As I sat down to write this post about the music I have been listening to recently, it made me start thinking about how many shows I’ve been to and how many different venues across this country I’ve had the pleasure of visiting. I’ve lived in a few cities/towns and am fortunate that I travel to conferences in cities like New York and Nashville for work. At this point, I have been to more venues than I can even remember. I’ve been a bit nostalgic for venues recently and the impact they have had on my life and ultimately my career. Before I even knew I wanted to work in the Entertainment industry or at a venue, I had already spent countless hours standing on packed floors listening to bands or sitting in a hushed theatre watching Broadway shows. I remember the very first Broadway show I saw at the Winter Garden Theatre in NYC, sometime in the late 80’s (yes, it was CATS) and the very first time my Mom let my friend and I take a road trip to Madison Square Garden to see R.E.M. on the Monster tour in 1995.
I have seen shows in historic venues that were built in the early 1900’s and in newer ones built in the 2000’s and each one of them holds a presence and the weight of all the Artists that have graced their stages and all the people that have walked through their doors. Venues are a special place, a place of belonging, a place where you can lose yourself in a song or a play and come out the other side changed. Unfortunately, right now so many of these venues are sitting dark waiting for the moment they can reopen and many of them may not be able to. With little to no income many venues across the country are being forced to lay off or furlough their staff, and with no idea when they will be able to fully present shows again some are being faced with the unthinkable notion of permanently closing their doors. The National Independent Venue Association (NIVA) along with the International Association of Venue Managers (IAVM) and countless other industry organizations have been lobbying Congress for the SaveOurStages Act which has now been included into the updated HEROES Act in the House of Representatives. This Act, should it pass, will give a lifeline to countless venues ensuring they will still be around in the future. Everyone’s support is critical in this moment and if I could ask one thing of our patrons: it is that you would show your support to Congress for these Acts by contacting your Representatives. DO SO HERE!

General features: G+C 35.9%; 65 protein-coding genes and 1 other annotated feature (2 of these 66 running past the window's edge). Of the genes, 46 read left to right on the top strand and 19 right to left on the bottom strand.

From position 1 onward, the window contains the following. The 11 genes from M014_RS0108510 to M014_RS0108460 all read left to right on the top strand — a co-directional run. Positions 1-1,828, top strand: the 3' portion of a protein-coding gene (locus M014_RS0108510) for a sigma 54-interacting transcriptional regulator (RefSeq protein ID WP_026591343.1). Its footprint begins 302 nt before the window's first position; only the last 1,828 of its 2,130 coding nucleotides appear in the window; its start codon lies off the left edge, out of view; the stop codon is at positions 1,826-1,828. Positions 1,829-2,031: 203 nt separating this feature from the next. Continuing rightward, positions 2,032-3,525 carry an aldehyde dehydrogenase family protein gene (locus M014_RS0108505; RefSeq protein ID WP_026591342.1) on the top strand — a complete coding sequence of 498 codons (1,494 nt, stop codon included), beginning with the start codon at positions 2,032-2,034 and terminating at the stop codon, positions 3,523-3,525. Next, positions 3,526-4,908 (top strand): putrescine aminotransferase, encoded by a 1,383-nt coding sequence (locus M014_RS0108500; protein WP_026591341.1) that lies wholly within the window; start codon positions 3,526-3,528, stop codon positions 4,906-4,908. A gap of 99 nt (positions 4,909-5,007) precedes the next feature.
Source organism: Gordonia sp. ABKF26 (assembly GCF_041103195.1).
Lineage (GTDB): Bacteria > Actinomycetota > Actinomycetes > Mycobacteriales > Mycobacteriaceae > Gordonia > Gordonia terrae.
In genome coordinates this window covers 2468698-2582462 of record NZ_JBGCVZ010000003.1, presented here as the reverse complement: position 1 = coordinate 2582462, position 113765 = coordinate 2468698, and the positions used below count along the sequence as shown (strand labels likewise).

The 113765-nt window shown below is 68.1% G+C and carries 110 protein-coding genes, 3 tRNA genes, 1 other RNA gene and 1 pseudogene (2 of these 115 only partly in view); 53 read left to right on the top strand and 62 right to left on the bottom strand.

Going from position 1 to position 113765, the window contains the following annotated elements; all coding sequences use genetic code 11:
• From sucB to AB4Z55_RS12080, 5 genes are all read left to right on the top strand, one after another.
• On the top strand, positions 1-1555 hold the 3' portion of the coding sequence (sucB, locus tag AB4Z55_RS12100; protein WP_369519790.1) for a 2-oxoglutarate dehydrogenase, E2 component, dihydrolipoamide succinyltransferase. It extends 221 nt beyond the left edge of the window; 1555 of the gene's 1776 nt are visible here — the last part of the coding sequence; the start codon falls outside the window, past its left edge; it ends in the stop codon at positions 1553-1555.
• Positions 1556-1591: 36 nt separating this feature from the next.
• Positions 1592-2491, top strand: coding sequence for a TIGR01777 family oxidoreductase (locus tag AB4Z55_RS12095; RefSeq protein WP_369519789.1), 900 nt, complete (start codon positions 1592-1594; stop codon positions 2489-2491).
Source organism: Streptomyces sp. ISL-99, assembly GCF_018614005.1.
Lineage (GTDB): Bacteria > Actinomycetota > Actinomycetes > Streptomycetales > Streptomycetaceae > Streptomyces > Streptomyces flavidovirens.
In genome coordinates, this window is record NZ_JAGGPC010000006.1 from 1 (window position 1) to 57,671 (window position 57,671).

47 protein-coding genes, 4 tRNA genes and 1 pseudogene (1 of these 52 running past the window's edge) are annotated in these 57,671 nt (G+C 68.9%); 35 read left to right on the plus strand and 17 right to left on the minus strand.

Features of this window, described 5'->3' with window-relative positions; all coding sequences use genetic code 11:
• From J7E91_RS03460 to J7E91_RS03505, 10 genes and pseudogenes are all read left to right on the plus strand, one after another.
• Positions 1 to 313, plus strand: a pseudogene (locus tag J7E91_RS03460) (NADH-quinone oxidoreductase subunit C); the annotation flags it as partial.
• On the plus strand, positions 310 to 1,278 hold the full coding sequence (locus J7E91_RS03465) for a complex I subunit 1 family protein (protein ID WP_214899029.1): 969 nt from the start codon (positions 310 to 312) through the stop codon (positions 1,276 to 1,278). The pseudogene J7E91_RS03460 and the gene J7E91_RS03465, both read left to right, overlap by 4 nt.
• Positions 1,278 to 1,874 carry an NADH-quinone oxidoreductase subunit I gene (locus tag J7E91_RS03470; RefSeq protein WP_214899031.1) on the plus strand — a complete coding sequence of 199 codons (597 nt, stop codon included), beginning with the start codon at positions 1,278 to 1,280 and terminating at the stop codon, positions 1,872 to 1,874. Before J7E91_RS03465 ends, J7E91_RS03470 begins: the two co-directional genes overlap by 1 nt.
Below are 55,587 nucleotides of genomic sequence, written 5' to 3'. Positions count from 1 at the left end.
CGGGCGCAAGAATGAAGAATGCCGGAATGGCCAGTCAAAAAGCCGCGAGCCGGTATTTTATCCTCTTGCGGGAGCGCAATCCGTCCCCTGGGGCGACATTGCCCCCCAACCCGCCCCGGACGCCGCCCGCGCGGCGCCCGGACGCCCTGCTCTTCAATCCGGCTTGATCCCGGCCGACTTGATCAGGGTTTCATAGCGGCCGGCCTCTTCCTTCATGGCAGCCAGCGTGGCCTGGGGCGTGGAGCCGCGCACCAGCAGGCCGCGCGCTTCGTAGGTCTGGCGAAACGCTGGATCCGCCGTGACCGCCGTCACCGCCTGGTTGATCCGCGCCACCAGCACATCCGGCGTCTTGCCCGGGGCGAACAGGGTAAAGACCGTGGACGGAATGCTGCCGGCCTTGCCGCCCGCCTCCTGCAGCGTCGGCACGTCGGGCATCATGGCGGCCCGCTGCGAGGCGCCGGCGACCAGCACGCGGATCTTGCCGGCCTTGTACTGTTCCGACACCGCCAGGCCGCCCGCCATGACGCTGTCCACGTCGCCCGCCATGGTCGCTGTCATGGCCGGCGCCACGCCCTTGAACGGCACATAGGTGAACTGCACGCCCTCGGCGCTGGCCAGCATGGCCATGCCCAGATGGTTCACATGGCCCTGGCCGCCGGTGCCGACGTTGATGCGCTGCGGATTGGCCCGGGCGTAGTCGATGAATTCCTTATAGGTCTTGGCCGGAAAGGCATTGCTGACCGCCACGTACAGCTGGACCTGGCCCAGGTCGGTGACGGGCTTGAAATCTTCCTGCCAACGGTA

OK, now onto the music part of this post and why you are probably really here.
I usually get stuck on one genre or another for a time and it seems to change a bit with the season. Recently, however, I’ve been listening to some Artists that I wanted to revisit in one way or another.
I’ve only seen her live once at the Tractor Tavern in Seattle. I had never heard of her before and a good friend brought me to the show and I was so unbelievably happy I went with her. Something about her music is like a warm hug to me, it is a beautiful mix of folk, blues, bluegrass and gospel. I’ve been revisiting her 2017 album The Order of Time recently and every time I listen to it I find more things I love about it. Her 2013 album is wonderful as well and if you haven’t discovered her yet, I highly encourage a listen.
The Walkmen / Hamilton Leithauser
This one takes me way back to 2004 with The Walkmen’s Bows + Arrows album which is still one of my favorite albums to present with Hamitlon Leithauser’s solo album the Loves of Your Life which was released this year. I’m pretty sure the first time I saw The Walkmen was at the Troubadour in Los Angeles in 2002 or 2003, I’ve seen them a number of times in LA and in Seattle and every time was spectacular. They are a band who always gave it their all on stage. I was in NYC in January and tried to see Hamilton Leithauser at the Cafe Carlyle, unfortunately it was all sold out by the time I saw the shows were happening, hopefully there will be a next time. The Walkmen is that perfect early 2000’s indie rock that needs to be played loudly, while Leithauser’s solo album is a more mellow, grown-up version but still has a rawness that is what made The Walkmen such a great band.
Angelheaded Hipster: The Songs of Marc Bolan and T-Rex
Marc Bolan died in a car crash in 1977, which was before I was born, so I never would have been able to see T-Rex live. However the music has been something I’ve listened to since I really started listening to music on my own. This album was just released on September 7, 2020 and it is a beautiful tribute to Marc Bolan by some amazing musicians. I must say, I am pretty much in love with Nick Cave’s rendition of Cosmic Dancer, which is beautiful and haunting in a way only Nick Cave can achieve. I’ve only seen Nick Cave and the Bad Seeds once at the Paramount Theatre in Seattle and it was an amazing experience and one of the most memorable live shows I’ve been to. I was working for Seattle Theatre Group at the time (they own and operate the Paramount Theatre) and had to be there early as Nick Cave and Warren Ellis were taking time to do an open sound check with about 20 music students. Watching the two of them interact and take time from their day to talk to students about music, music theory, composition, touring and anything else they asked was truly a special moment, they stayed and talked to the students for at least an hour.